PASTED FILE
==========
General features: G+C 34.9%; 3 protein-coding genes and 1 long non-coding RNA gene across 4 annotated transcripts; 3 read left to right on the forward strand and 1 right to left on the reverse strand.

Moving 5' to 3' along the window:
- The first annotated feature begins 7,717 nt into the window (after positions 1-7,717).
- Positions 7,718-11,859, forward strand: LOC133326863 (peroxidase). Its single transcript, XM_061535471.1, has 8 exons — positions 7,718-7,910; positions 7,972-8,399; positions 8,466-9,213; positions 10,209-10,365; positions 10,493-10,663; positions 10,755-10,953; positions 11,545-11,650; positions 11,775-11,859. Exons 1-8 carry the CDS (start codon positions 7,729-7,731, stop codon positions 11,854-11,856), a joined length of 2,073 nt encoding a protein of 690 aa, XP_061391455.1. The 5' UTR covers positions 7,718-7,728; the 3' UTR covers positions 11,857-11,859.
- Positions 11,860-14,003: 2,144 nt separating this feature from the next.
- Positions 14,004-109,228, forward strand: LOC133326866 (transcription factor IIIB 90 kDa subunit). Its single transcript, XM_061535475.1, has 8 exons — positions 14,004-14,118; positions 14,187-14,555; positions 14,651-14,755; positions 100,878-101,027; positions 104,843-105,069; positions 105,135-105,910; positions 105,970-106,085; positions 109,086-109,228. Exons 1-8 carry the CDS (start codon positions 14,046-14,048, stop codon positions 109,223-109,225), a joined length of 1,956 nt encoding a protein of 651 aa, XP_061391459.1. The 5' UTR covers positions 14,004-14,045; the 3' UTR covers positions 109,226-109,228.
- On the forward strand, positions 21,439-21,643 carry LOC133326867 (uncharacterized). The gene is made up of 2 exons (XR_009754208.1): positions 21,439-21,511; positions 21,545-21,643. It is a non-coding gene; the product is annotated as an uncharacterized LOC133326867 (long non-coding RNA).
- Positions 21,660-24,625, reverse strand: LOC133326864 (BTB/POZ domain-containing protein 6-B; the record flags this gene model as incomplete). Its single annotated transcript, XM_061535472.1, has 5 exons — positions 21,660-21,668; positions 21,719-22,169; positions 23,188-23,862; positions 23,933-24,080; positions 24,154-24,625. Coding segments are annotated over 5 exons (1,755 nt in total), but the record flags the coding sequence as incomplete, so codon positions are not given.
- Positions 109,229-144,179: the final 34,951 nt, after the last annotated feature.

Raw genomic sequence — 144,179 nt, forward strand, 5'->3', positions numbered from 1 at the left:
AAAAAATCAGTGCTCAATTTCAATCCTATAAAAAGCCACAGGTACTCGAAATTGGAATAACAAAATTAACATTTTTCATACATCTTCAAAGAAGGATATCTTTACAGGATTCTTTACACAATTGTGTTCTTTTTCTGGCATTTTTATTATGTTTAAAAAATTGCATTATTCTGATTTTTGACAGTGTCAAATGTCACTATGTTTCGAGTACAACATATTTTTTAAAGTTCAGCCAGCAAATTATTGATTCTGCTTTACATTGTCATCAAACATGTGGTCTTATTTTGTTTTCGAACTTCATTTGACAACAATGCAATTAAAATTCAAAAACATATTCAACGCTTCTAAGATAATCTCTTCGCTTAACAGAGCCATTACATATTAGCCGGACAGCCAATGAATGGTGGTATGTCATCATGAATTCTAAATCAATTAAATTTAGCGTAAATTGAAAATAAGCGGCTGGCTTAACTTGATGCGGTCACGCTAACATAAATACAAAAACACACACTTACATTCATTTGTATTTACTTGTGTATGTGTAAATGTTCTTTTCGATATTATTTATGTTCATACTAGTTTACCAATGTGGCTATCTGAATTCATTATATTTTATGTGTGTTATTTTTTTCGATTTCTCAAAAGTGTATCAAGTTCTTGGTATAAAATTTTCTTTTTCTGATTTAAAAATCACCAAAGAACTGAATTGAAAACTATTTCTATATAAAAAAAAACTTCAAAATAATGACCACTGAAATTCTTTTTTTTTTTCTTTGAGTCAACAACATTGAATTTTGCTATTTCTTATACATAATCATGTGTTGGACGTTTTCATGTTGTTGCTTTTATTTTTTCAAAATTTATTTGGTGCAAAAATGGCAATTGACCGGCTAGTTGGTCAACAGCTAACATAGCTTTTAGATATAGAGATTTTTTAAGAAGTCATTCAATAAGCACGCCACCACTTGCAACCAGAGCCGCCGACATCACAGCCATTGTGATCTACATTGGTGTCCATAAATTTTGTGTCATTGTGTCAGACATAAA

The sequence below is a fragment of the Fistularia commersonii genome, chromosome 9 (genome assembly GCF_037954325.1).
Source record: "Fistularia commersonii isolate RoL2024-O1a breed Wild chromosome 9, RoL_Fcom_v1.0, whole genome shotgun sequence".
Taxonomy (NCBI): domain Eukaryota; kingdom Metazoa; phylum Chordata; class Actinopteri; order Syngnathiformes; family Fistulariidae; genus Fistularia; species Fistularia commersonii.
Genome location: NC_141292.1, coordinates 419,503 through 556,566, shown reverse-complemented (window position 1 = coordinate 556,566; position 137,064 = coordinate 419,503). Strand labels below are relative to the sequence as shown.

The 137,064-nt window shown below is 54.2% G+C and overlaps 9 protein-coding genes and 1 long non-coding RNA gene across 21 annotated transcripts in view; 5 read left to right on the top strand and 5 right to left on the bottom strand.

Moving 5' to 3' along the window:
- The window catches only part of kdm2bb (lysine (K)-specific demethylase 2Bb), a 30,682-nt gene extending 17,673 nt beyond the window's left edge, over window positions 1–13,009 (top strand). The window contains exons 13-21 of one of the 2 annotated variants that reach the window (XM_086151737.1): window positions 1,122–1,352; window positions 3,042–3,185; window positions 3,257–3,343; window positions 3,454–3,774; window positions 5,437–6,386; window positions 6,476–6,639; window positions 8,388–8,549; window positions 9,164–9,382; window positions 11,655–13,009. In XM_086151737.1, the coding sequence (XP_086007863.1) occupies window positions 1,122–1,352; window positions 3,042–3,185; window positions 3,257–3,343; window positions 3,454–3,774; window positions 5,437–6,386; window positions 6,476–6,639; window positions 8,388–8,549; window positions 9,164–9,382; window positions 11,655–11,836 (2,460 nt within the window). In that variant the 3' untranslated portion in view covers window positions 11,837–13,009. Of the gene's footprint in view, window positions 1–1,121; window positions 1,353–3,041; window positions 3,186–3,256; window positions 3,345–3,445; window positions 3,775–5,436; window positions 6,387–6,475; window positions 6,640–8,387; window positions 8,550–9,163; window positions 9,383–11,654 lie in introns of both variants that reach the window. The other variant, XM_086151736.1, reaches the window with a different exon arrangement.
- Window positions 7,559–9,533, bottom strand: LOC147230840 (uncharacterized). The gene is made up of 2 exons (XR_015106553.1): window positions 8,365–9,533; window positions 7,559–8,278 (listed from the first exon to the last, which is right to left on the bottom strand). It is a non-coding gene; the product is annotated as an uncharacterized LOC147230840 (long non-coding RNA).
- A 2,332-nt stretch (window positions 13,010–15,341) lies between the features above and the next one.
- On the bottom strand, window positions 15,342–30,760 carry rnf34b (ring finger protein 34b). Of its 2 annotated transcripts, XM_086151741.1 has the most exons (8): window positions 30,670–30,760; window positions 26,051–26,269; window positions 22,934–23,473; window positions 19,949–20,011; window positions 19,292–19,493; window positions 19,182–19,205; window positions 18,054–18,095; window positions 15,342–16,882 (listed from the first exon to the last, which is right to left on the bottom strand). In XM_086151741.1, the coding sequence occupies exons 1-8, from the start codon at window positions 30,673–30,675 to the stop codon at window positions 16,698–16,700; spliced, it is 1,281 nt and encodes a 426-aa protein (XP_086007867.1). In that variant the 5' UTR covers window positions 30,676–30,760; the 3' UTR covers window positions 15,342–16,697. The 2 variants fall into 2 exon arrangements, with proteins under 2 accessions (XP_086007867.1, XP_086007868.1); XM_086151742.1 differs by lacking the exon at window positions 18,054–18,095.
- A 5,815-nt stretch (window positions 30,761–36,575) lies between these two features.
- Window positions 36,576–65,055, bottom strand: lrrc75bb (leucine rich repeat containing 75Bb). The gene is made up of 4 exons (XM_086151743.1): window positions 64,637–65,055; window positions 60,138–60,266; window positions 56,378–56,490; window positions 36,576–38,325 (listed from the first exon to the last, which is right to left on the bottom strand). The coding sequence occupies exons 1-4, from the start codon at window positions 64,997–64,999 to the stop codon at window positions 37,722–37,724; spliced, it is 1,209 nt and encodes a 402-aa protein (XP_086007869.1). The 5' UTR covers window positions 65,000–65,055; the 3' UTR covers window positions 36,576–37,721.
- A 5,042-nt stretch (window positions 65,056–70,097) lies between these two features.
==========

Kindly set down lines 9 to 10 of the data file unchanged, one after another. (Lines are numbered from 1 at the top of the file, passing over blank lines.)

- Positions 109,229-144,179: the final 34,951 nt, after the last annotated feature.

Raw genomic sequence — 144,179 nt, forward strand, 5'->3', positions numbered from 1 at the left: